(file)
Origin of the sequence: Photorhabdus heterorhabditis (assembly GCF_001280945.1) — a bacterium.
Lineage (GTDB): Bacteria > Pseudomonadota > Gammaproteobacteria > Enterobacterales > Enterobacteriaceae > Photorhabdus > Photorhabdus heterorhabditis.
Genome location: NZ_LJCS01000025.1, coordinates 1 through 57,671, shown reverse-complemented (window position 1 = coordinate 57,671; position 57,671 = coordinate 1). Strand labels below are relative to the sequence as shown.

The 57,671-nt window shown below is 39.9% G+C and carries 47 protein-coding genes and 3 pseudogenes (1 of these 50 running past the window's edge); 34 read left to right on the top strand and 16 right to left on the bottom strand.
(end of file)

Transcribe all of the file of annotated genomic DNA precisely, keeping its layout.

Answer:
Origin of the sequence: Photorhabdus heterorhabditis (assembly GCF_001280945.1) — a bacterium.
Lineage (GTDB): Bacteria > Pseudomonadota > Gammaproteobacteria > Enterobacterales > Enterobacteriaceae > Photorhabdus > Photorhabdus heterorhabditis.
Genome location: NZ_LJCS01000025.1, coordinates 1 through 57,671, shown reverse-complemented (window position 1 = coordinate 57,671; position 57,671 = coordinate 1). Strand labels below are relative to the sequence as shown.

The 57,671-nt window shown below is 39.9% G+C and carries 47 protein-coding genes and 3 pseudogenes (1 of these 50 running past the window's edge); 34 read left to right on the top strand and 16 right to left on the bottom strand.